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5 Lessons I Learned from My First Year of Teaching

Just four weeks ago, I completed my first year of teaching. Somehow, within the chaos, self-doubt, sleepless nights, and shimmering moments of success, I managed to continue to learn and grow as both an educator and an individual. In fact, I think I learned more from my students, my colleagues, and my own experience than my students managed to learn from me. Regardless, I know that the wisdom I gained in my first year will serve to make the coming years more enriching, more successful, and more fulfilling for both my students and myself. What follows is only five of the countless lessons I learned, which apply not only to my classroom, but to my everyday life. 

1. Specificity is Key

When I first started teaching, I had no idea what I wanted my classroom to look like. I didn’t know how I wanted my desks arranged, how I wanted papers handed in, or even how I wanted students to label their assignments. As a result, I was rarely specific or consistent. My desk arrangement changed at least every quarter, students handed their papers in upside down, backwards, and slantways, and sometimes, I had no idea which assignment I was grading because I never taught my students how to write a proper heading. I learned, the hard way, that being specific about everything in my classroom was the key to managing it effectively. There is power in being specific: specificity shows that you know exactly what you want and how you want it; you are in control.

2. Raise the Bar

I cannot count the times that I toned down the difficulty level of assignments because I thought it was “too much” for my kids. What I didn’t realize is that students will rise, or fall, to meet their teacher’s expectations. In the words of Harry Wong, “Students tend to learn as little or as much as their teachers expect.” When the expectations are high, students exert the effort and energy to rise up and meet them. If the expectations are low, so too is students’ effort and energy, creating a culture of apathy and negativity. Raising the bar, then, is crucial for students’ success both in the classroom and in life.

I asked my students to create a poetry book that contained examples of each poetic device we studied. Expect quality and that's what you get!

I asked my students to create a poetry book that contained examples of each poetic device we studied. This particular student went above and beyond expectations!

3. Don’t React, Respond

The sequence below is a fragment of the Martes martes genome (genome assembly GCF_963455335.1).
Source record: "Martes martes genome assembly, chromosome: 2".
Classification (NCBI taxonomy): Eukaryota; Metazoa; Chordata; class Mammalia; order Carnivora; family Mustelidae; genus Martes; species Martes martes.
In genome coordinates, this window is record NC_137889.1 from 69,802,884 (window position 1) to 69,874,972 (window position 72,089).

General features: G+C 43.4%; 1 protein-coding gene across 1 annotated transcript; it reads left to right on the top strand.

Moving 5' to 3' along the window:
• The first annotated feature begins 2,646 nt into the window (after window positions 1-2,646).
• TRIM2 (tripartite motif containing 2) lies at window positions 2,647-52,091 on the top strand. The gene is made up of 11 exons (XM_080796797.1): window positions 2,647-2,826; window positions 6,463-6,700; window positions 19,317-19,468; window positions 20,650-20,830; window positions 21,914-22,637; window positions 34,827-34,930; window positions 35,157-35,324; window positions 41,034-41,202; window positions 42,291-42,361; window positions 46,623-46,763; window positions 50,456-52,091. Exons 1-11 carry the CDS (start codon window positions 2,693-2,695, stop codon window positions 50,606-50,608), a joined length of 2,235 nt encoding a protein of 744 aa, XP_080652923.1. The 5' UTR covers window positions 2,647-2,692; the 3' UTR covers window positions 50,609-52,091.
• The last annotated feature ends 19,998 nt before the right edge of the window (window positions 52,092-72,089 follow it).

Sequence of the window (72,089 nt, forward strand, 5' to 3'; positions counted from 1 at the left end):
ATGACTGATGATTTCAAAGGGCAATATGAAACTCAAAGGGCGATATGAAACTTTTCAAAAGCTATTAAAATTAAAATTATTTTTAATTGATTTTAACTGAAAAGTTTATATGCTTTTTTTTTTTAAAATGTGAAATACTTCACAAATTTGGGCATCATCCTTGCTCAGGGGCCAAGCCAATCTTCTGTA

When I look back at how I handled disruptive situations in my classroom,  I’m a little embarrassed. It was rare that I managed to stop and think before reacting to something that happened in my classroom. If a student did something hilarious, it wasn’t uncommon for me to burst out laughing, completely derailing class so that I could collect myself. If my most challenging class was completely out of control, I often reacted with explosive, harsh fury. It wasn’t until the last quarter of the school year that I was able to change my behavior from reactive to responsive. Calculating a mature and controlled response to a given situation is much more effective than unleashing whatever gut reaction arrived initially. This sets a precedent that disruptive situations will be handled calmly and effectively each time they arise. It also reduces tension between teacher and student and shifts control back to the teacher. Pause. Breathe. Respond.

4. Try Again Differently

Sometimes I left school at the end of the day feeling successful, like I’d achieved what I set out to do and manifested my intentions. Other times I felt deflated, like I’d failed to turn my vision into reality and let my kids down. It was in these moments that I had to remind myself that I could try again tomorrow. And tomorrow, I had the chance to try again differently. If my lesson didn’t go as planned or the students didn’t connect to the material, I could revisit the same concept tomorrow using alternate methods. I could give them a different task or read a different poem; I could explain something with a real-life example or show a video. I realized that I had options, and each day was a new opportunity to start over. There are few jobs that allow you to simply forget about yesterday and start anew. That’s one thing I love about teaching: everyday at 3:30 pm I can let my students go home knowing that the next day at 8:00 am I’ll see them again, and together we’ll try again, hopefully a little better than the day before.

5. Never Stop Learning

If there is one thing I am proud of about my first year, it is that I never stopped looking at my teaching with a critical eye and asking myself, “how can I do this more effectively?” I took risks, and I was never too proud or afraid to incorporate suggestions from my colleagues and my students. As a result, my classroom was constantly evolving, and I was constantly learning—learning from my successes, my mistakes, and my failures.

Whether you are a school teacher, a professor, a yoga instructor, or a coach, never stop being a student. As teachers, we must be students first. We must forever cultivate our curiosity. We must always keep an open mind. We must be brave enough to experiment, knowing that if we are not successful, we have not failed— we have merely learned an invaluable lesson for tomorrow.

K(now) W(onder) L(earned) charts are an activity that I learned from one of my fellow teachers. It turned into a great way to engage my students in what they are reading!

K(now) W(onder) L(earned) charts are an activity that I learned from one of my fellow teachers. It turned into a great way to engage my students in what they are reading!

Fellow teachers, what are some lessons you’ve learned throughout your career? Share them in the comments below!

Learn on,

Savannah

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